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New Regulations: Electrical Safety Standards in the Private Rented Sector

Published on July 25, 2020 by Sarah Mac

The NRLA says that over 75 per cent of residential landlords organise voluntary inspections of the electrical installations in their properties, even though up until recently, the law didn’t make this obligatory. The law in this respect has however changed this month. As of 1 July 2020, there are new standards in England controlling electrical safety standards in the private rented sector, including a legal duty to provide written evidence of testing.

The Electrical Safety Standards in the Private Rented Sector (England) Regulations 2020 make it compulsory for residential landlords in England to maintain their properties to the given standards, and to provide documentary evidence that they are compliant.

What obligations do the Electrical Safety Standards place on private landlords?

All privately rented properties must meet the 18th Edition of the Wiring Regulations (British Standard 7671). A report – the Electrical Installation Condition Report (EICR) – must be provided as evidence of such. The EICR must be provided by a suitably qualified and competent individual.

In line with the Electrical Safety Standards Regulations, residential landlords must:

  • Adhere to national standards for electrical safety (18th Edition British Standard 7671)
  • Ensure electrical installations in private rented properties are inspected and tested by a suitably qualified and competent person every five years.
  • Obtain a report (EICR) detailing the results of the inspection and testing. The report must set out a date for the next required inspection and test.
  • Provide the existing tenant with a copy of the EICR within 28 days of the inspection and test.
  • Provide any new tenant with a copy of the EICR ahead of the commencement of their tenancy.
  • Provide any prospective tenant who asks for a one, a copy of the EICR within 28 days of the request.
  • Provide the local authority with a copy of the EICR within seven days of being asked for one.
  • Retain a copy of the EICR to provide to the inspector and tester being used to undertake the next inspection and test.
  • Where the EICR highlights a need for remedial or further investigative work, to ensure this work is completed in at least 28 days, or within whatever shorter period may be set out in the report.
  • Provide the tenant and local authority with written confirmation that the remedial works have been completed within 28 days of the completion date.

What properties are covered by the new Electrical Regulations?

The regulations became law on 1 June 2020. This means that any new tenancies starting in England on or after this date must have an electrical inspection carried out and an EICR provided from 1 July 2020. Existing tenancies must comply from 1 April 2021.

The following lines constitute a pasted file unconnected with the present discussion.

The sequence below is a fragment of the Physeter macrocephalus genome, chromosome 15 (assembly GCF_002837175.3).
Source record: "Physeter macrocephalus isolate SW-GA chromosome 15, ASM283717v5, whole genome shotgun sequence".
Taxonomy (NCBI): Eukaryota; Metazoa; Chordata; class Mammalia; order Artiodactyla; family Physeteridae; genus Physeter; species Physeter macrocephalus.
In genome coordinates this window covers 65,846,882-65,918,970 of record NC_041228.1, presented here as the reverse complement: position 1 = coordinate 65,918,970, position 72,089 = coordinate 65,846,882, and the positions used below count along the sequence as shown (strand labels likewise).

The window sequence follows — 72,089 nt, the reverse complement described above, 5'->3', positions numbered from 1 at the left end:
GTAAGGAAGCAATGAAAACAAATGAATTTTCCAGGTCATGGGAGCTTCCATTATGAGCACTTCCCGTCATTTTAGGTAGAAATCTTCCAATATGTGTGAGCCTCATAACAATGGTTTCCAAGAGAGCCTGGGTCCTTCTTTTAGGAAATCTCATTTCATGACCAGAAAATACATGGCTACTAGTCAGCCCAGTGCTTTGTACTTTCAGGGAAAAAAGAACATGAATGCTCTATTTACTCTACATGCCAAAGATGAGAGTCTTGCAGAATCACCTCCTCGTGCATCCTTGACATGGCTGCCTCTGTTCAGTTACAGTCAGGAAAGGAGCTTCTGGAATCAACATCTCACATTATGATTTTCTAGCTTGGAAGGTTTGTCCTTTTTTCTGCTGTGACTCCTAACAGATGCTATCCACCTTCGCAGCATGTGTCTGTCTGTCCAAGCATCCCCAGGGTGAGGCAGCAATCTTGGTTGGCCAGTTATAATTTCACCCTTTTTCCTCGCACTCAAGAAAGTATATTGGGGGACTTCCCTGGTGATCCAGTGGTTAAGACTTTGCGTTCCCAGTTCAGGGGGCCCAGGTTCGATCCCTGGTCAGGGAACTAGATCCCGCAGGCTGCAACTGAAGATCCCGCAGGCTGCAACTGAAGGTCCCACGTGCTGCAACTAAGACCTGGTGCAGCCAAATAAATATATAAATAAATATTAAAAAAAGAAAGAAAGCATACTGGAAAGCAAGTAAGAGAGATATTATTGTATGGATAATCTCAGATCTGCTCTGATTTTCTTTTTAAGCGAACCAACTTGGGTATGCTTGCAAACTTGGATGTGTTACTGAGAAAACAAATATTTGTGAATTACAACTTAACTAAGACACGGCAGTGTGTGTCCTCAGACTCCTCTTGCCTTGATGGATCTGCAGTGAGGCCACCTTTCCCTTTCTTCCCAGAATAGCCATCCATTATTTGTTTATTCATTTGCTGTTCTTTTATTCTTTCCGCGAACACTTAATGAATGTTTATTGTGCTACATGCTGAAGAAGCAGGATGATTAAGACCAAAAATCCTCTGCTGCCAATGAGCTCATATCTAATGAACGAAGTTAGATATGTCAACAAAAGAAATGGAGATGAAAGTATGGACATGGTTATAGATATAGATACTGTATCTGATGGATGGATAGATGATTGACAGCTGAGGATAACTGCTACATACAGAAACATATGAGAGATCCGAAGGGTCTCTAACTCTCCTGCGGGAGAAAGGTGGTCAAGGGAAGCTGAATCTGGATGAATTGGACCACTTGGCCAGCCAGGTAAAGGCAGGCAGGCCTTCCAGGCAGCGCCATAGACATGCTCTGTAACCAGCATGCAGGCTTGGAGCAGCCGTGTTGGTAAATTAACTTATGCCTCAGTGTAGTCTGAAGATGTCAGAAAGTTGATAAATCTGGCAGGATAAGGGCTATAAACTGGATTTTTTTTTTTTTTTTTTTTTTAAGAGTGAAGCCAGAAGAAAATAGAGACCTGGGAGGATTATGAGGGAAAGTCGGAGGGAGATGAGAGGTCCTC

The Regulations apply to all assured shorthold tenancies and licences to occupy, with just a few exceptions. The following fall outside of the Regulations:

  • Tenants on a long lease of seven or more years
  • Social housing
  • Student halls of residence
  • Refuges and hostels
  • Lodgers
  • Care homes, hospitals and hospices
  • Any other healthcare-based accommodation

Houses in multiple occupation (HMOs) have traditionally fallen under the Management of Houses in Multiple Occupation (England) Regulations 2006. However, the new Electrical Safety Regulations have seen this superseded. This means that the new legislation also applies to HMOs.

The Housing Act 2004 has also been amended by these Regulations. A new compulsory condition will now appear in HMO licences to make certain that all electrical installations within the property are in good working order, and safe for continued usage. The Government’s guidance on HMO licences explains the requirements in more detail.

What happens in the event of a breach of the Electrical Safety Regulations?

A breach of the Regulations could lead to the local authority imposing a civil penalty of up to £30,000.

If there is a need for non-urgent remedial work to be carried out, the local authority must serve the landlord a notice setting out the work required and providing a timescale of 28 days in which to do so. The landlord has a right to make representations against the notice, and this has to be done within 21 days of service of the notice. The local authority has to respond to the representations within 7 days. Until they do, the requirement to undertake the work is put on hold.

If the local authority feels that the landlord has breached the Regulations, and they are able to obtain permission from the tenant, then they can step in and undertake any necessary emergency remedial works, passing on the costs to the landlord.

The new Electrical Safety Regulations – further reading

When it comes to making sure the person being used to carry out the electrical testing and provide the EICR is suitably qualified and competent, the following Government guidance applies.

The same guidance sets out what needs to happen during the inspection. It also goes into greater detail as to what the Electrical Installation Condition Report (EICR) should include. In addition, there is information on how to tackle remedial work, with advice on the route to follow should the EICR recommend action to make safe any electrical installations within the property.

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